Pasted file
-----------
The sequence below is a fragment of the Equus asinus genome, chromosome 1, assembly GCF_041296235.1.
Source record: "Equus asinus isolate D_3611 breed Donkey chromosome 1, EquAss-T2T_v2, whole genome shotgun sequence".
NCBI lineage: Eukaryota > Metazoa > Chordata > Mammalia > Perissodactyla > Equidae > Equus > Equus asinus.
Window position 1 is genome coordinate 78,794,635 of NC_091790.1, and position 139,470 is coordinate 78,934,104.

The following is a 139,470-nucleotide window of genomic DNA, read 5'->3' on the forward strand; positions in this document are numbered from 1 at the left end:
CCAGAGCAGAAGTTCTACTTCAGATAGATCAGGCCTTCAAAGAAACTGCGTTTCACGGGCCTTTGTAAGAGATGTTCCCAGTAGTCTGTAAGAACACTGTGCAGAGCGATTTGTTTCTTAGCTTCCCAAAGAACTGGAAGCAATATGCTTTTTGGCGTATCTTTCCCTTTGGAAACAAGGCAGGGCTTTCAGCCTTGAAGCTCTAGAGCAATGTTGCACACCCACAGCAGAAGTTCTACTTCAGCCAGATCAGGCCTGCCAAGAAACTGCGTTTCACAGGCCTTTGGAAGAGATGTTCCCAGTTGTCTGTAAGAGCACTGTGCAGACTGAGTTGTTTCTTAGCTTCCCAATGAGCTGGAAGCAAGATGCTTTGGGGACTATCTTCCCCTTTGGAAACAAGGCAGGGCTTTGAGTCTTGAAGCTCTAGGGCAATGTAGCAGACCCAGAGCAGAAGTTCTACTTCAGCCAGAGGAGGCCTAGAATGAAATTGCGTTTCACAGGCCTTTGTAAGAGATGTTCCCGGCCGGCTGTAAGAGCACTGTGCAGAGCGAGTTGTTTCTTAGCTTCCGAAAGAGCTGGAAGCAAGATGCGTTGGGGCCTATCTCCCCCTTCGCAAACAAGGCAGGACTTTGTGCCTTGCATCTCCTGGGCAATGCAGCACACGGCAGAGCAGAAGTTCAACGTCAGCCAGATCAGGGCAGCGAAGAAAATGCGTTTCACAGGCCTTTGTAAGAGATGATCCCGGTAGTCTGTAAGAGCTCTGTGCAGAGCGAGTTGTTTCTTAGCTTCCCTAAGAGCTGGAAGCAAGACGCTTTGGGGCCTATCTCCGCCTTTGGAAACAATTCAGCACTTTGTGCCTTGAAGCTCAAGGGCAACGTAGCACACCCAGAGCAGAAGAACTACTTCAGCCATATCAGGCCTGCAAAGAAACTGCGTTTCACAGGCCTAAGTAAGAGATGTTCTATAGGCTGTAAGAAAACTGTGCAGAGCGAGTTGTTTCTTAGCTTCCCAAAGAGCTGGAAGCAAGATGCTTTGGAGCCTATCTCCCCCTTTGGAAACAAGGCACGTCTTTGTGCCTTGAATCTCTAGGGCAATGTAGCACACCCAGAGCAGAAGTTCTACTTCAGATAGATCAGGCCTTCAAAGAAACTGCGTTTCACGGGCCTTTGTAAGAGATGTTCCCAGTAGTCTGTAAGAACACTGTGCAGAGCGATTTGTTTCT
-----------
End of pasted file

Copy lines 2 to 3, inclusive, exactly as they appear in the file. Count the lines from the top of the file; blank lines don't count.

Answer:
Source record: "Equus asinus isolate D_3611 breed Donkey chromosome 1, EquAss-T2T_v2, whole genome shotgun sequence".
NCBI lineage: Eukaryota > Metazoa > Chordata > Mammalia > Perissodactyla > Equidae > Equus > Equus asinus.